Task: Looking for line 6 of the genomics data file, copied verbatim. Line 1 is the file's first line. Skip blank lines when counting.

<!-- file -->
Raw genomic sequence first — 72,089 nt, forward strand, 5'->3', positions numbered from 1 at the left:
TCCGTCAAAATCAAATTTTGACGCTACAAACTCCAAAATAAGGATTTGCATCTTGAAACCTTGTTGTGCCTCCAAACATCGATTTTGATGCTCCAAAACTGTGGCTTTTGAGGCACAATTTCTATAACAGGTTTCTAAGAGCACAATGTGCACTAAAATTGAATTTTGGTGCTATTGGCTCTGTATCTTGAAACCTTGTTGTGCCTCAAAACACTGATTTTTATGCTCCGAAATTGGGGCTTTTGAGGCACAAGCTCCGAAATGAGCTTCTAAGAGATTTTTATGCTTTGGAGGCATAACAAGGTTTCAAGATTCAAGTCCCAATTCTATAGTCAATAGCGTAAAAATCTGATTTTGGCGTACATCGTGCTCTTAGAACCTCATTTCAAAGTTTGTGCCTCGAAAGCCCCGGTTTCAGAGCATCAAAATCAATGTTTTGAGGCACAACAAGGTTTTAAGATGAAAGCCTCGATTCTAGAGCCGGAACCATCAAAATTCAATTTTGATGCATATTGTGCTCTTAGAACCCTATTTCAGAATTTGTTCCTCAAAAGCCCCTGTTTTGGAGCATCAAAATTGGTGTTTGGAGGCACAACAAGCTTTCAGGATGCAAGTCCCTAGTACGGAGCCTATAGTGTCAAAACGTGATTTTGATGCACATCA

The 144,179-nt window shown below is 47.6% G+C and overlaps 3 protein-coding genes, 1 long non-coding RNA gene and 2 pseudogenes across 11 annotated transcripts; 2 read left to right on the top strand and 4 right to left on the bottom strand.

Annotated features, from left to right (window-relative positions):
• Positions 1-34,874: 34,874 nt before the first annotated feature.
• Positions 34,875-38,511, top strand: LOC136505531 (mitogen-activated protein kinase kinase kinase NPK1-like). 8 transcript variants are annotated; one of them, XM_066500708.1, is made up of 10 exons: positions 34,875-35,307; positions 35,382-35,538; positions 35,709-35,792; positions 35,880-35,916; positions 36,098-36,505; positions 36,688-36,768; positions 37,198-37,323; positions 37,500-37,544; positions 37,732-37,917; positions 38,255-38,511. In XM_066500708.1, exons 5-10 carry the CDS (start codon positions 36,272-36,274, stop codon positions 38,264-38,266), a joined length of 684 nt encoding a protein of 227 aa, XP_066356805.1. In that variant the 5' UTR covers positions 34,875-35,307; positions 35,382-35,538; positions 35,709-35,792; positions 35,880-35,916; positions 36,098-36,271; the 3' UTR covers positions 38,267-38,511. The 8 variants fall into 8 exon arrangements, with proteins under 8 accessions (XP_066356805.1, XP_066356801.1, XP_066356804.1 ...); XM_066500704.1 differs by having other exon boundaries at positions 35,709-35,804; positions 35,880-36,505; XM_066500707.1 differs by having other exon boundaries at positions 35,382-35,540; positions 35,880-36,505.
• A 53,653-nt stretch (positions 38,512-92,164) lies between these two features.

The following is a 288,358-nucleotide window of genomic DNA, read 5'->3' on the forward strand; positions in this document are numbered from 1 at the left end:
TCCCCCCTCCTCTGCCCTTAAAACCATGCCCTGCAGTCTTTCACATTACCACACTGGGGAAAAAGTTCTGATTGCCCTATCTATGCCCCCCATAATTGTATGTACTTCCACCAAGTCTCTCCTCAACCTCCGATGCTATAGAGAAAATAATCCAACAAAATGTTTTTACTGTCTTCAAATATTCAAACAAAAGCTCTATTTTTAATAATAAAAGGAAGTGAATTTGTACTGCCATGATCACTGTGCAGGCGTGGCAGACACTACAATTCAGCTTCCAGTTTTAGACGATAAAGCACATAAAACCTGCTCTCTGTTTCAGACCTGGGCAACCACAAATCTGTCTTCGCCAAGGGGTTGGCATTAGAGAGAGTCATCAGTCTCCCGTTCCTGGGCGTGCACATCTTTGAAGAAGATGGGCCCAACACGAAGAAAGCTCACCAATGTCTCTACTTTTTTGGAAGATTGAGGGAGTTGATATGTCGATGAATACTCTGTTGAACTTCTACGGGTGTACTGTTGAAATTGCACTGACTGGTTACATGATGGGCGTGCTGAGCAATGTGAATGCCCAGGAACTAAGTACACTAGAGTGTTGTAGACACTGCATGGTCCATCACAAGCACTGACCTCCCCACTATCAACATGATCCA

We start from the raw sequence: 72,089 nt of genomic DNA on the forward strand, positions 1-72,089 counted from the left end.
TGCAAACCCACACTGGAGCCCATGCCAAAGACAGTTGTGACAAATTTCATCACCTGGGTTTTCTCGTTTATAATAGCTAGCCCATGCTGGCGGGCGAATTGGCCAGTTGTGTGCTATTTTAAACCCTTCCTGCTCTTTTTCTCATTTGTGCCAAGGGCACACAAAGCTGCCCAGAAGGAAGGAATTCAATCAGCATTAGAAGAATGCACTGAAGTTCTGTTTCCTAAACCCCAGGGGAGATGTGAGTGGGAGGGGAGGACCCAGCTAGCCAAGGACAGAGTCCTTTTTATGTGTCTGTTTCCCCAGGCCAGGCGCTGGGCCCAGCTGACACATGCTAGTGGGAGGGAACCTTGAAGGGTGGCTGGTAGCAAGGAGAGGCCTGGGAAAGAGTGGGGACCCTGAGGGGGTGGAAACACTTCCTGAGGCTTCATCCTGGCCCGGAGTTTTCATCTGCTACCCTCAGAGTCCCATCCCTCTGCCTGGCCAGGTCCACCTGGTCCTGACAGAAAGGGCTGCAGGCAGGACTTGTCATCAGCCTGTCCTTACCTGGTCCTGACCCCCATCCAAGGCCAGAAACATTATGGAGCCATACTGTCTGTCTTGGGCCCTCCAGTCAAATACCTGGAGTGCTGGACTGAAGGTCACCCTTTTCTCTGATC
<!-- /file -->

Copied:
• Positions 34,875-38,511, top strand: LOC136505531 (mitogen-activated protein kinase kinase kinase NPK1-like). 8 transcript variants are annotated; one of them, XM_066500708.1, is made up of 10 exons: positions 34,875-35,307; positions 35,382-35,538; positions 35,709-35,792; positions 35,880-35,916; positions 36,098-36,505; positions 36,688-36,768; positions 37,198-37,323; positions 37,500-37,544; positions 37,732-37,917; positions 38,255-38,511. In XM_066500708.1, exons 5-10 carry the CDS (start codon positions 36,272-36,274, stop codon positions 38,264-38,266), a joined length of 684 nt encoding a protein of 227 aa, XP_066356805.1. In that variant the 5' UTR covers positions 34,875-35,307; positions 35,382-35,538; positions 35,709-35,792; positions 35,880-35,916; positions 36,098-36,271; the 3' UTR covers positions 38,267-38,511. The 8 variants fall into 8 exon arrangements, with proteins under 8 accessions (XP_066356805.1, XP_066356801.1, XP_066356804.1 ...); XM_066500704.1 differs by having other exon boundaries at positions 35,709-35,804; positions 35,880-36,505; XM_066500707.1 differs by having other exon boundaries at positions 35,382-35,540; positions 35,880-36,505.